Saturday, October 5, 2013

Thoughts of home

We were supposed to get first frost last night. It didn’t come, but the tomatoes, peppers, pumpkins and squash are safely in the garage anyway.

I got up this morning to a beautiful mist laying over the land. It is thick enough to the north that our customary view of the Columbia River is obscured. Disappointing in a way and yet it gives the landscape an ethereal and mysterious quality. It also make me very happy to be snug in my comfortable home.
While CJE and Liam sleep in this Saturday morning, I am taking a moment to pause and tally up a few of the changes we have wrought since we moved in six months ago. There is still a great deal to be done, but I like to think we have made a dent.

The 7-9-10+ foot jupiter hedge between us and the river is a bit more contained at about six feet. It is still five or six feet deep, but I can easily see the water from the windows of the front room and from the comfortable chairs on the deck. At least I can when the mist hasn’t crept in.

    A side note about jupiter. When CJE was in the midst of trimming the juniper hedge, he asked our son, Liam (who’s six), to help him by hauling away the trimmings in his little red wagon. Mid-way through the hauling, Liam was sneezing and coughing and he came up to Chris and said: “Dad, I’m allergic to jupiter.” Trying very hard not to laugh, Dad told him: “OK. Well, we won’t send you there then.” From that point juniper will always be known as jupiter in our little family.

The nasty 12 foot arborvitae flanking the entryway are gone. Thanks to some dear friends who came down for a mini working vacation. The bushes were so overgrown and full of bugs. They nearly blocked the entryway completely. Removing them really opened up the porch and enabled me to see the river from my kitchen window. At least I can when the mist hasn’t crept in.

The dark and dirty little cave of a bathroom is gone. In its place is a well-lit, brightly-painted bathroom with handy features like a towel bar and a light over the vanity.

The enormous (and overwhelming) red wall in the front room is gone. In its place is a wonderful soft green (pollywog) wall that we have found the more we live with the more we like. Instead of an abrupt and harsh frame for the view, we have a lovely shade of green that seems more like a continuation of the outside world. Oh, it is very nice.
These are just a few of the ways in which we are slowly but surely making this house our home. I am excited by the images in my mind of the changes another six months will bring.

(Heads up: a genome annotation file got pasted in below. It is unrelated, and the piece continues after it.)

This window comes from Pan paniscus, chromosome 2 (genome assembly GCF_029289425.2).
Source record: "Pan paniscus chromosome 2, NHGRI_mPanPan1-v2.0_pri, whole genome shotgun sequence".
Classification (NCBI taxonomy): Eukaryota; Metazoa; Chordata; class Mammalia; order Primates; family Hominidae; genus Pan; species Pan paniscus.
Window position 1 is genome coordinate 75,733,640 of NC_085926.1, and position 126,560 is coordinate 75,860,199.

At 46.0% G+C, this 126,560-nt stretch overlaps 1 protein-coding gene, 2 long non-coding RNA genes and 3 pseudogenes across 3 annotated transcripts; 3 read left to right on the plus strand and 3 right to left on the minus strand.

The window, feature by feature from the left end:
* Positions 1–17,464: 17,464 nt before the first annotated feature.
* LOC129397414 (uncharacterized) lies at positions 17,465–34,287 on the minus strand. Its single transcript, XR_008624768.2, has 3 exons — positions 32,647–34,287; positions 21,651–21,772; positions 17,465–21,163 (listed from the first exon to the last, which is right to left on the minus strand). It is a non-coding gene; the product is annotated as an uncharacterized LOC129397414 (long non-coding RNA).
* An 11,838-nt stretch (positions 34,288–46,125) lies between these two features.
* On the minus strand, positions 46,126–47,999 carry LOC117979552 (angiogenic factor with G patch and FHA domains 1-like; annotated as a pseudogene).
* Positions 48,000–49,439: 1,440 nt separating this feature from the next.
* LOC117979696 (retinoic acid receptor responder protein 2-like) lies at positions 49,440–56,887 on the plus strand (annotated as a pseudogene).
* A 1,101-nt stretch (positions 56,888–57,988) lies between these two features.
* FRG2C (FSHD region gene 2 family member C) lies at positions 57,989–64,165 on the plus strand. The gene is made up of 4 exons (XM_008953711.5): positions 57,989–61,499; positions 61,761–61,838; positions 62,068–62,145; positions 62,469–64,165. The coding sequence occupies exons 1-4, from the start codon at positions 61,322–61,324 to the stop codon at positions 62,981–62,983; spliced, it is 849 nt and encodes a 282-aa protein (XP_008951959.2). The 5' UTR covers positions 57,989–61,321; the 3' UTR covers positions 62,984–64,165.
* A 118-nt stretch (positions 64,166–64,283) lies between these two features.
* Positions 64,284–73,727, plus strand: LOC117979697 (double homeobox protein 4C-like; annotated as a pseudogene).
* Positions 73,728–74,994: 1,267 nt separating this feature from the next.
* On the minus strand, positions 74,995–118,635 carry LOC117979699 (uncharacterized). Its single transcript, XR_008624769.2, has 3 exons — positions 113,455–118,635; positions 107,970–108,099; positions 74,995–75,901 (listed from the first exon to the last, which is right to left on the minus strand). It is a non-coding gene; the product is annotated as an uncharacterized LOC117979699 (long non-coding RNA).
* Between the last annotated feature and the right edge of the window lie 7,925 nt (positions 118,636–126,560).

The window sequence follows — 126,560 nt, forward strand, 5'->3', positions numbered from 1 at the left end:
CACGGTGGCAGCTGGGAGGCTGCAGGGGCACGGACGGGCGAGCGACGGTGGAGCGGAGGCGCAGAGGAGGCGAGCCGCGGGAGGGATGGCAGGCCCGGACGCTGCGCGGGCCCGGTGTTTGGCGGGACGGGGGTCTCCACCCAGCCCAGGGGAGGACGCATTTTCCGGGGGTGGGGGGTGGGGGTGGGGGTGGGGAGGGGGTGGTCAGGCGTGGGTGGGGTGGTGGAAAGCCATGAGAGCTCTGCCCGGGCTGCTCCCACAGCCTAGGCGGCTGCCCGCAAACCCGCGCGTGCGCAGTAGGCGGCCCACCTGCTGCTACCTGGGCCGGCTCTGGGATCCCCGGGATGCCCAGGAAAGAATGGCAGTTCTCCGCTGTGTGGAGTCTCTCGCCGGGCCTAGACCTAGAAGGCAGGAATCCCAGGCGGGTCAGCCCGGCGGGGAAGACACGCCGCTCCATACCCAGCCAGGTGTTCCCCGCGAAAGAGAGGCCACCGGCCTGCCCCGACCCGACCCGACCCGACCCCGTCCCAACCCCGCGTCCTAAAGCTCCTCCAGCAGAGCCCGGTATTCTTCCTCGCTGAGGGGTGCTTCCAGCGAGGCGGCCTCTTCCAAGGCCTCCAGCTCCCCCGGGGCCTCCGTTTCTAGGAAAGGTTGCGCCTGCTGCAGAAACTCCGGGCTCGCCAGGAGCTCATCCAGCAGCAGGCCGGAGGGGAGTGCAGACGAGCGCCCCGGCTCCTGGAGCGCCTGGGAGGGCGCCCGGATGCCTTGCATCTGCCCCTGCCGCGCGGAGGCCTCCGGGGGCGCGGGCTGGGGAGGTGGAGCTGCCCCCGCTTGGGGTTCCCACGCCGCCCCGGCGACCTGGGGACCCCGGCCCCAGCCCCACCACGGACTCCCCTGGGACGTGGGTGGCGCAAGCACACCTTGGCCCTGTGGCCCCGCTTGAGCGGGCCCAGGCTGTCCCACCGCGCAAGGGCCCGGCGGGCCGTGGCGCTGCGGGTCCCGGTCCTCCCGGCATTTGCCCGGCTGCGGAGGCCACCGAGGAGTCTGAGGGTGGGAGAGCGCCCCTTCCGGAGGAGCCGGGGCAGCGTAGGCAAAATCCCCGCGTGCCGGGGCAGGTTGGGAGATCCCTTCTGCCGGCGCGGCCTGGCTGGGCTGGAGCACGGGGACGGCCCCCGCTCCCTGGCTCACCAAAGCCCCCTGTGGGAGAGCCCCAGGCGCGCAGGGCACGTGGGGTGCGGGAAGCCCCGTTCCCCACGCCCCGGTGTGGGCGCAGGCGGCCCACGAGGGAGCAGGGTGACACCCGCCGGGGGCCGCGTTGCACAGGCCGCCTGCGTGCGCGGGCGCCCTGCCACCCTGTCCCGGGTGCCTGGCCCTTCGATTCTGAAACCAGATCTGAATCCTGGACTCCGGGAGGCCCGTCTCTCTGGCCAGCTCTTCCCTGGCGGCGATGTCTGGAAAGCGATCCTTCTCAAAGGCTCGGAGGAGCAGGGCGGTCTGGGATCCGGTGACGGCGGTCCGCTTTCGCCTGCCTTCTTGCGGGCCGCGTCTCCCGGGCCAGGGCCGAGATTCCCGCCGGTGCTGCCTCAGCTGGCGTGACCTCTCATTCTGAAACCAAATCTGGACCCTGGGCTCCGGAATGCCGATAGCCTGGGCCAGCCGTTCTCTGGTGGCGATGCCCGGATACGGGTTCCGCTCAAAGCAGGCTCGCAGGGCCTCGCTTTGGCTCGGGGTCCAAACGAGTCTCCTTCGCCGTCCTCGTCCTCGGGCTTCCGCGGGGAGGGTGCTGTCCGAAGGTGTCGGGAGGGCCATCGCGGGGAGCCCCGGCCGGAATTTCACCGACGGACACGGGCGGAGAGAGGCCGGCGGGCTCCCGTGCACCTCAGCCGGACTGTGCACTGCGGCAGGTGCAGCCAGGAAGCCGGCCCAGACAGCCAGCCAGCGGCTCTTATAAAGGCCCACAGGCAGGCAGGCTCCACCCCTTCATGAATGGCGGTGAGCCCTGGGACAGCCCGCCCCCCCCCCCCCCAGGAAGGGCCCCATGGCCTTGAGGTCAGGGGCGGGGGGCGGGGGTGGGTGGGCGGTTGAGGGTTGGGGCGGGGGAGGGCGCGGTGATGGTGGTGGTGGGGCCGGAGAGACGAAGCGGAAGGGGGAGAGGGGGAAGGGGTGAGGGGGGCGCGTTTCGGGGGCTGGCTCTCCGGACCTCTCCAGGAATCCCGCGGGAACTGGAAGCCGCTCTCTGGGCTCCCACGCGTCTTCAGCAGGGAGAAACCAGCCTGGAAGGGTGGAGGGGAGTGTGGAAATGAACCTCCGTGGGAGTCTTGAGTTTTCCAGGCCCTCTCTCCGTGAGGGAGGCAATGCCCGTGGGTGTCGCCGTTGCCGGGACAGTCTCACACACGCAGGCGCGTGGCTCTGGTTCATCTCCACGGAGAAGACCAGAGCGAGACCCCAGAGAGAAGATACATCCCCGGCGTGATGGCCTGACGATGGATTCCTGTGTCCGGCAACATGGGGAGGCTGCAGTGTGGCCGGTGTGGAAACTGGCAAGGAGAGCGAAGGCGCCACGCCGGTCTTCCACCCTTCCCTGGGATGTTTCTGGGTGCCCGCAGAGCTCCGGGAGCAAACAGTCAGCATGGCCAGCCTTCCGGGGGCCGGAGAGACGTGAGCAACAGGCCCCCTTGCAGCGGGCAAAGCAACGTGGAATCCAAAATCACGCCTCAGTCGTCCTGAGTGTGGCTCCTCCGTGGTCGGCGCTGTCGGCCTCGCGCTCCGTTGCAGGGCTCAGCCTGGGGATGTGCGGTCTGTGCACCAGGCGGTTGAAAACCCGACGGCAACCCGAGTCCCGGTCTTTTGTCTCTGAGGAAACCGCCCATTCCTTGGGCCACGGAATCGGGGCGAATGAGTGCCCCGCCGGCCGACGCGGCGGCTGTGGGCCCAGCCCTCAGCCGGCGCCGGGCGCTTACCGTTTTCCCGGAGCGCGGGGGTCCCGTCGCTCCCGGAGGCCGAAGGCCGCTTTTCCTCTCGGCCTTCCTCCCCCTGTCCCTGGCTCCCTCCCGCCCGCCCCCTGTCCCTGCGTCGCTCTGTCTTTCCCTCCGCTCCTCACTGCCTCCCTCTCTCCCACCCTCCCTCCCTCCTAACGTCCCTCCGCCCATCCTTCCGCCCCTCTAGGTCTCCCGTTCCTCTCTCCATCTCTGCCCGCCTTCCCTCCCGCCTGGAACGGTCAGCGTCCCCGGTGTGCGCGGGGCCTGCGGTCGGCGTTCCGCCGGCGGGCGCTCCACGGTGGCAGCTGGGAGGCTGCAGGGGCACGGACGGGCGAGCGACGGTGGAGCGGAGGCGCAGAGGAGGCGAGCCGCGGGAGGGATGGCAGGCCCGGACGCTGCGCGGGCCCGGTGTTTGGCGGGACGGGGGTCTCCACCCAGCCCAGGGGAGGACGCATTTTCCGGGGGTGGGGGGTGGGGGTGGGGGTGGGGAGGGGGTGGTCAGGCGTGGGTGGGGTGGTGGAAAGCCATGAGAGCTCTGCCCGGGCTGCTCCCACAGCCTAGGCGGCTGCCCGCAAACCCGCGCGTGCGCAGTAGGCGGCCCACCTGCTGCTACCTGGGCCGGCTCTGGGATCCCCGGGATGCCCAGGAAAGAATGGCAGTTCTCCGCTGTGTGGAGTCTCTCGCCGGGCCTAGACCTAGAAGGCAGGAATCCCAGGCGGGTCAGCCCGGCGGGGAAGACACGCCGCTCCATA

Thursday, October 3, 2013

for Mom/from Mom

My mother died a couple weeks ago after battling lung cancer for several months. I can honestly say I believe she was ready to be done with her mortal coil. Dad passed away five years ago, and Mom missed him so very much. In the end, the confident knowledge the two of them would be reunited in Heaven enabled her to slip peacefully away.

Mom was a strong confident woman. She approached life with a head-on, can-do, no-nonsense attitude and expected everyone else to do the same. As a general rule she was pretty visibly disappointed when/if they didn’t.

Mom had very clear ideas about personal responsibility and behavior. Lessons from Mom were absorbed by her four daughters in ways that worked best for each of us. How my mother ever managed to raise the four such very different personalities that my sisters and I represent is nothing short of miraculous. Some of us had to be more of a challenge for her than others, but Mom was adept at giving us the space to be just who we were and still give us the grounding and sensibilities in her eyes we needed to have.

Mom never accepted “I can’t” as reason for not doing something. Each of us jolly well could and she made damn sure we knew it every second of every day.

My mom’s legacy is a fascinating conglomeration.

When I stand out in my garden surrounded by vegetables, flowers, weeds and all manner of growing things I can easily say . . . this is my legacy from Mom. I can remember when we were young every spring when it came time to start planting, she would have us each select three or four different vegetables which would be “ours” that year to nurture all the way from seed to jar. In this manner we learned how to plant, grow, harvest and process all different sorts of fruits and vegetables. Thank you, Mom.

Then, when I sit down in my craft room, I thank the mother who raised me and taught me how to do all these amazing things. Thanks to Mom:
    I can follow a pattern to make clothing and adjust said pattern to fit.
    I design my own fabric creations and bring them to fruition.
    I take quilts from the design stage all the way to completion/ready to go on a bed.
    I do everything from sewing a simple seam to many more complicated techniques and I know how to use a seam ripper.
    I am capable of both hand embroidery and crochet. (Sorry, Mom, I never could embrace knitting the way you did.)
These are just a small taste of the many, many things our mother taught all four of us girls.

During the course of an average day I can stop myself dozens of times and say: “Thanks Mom.” Thanks for showing me how to do this or that and sometimes even for just making me believe I could even if I didn’t know how. More than anything else, Mom believed in imagination. She believed: If you could imagine it, you could do it.

I think that’s it really.

Mom’s legacy is my inherent belief in myself. The belief that I am capable of tackling just about any project, thought or idea and figuring out a way to bring it to fruition.

Thanks Mom.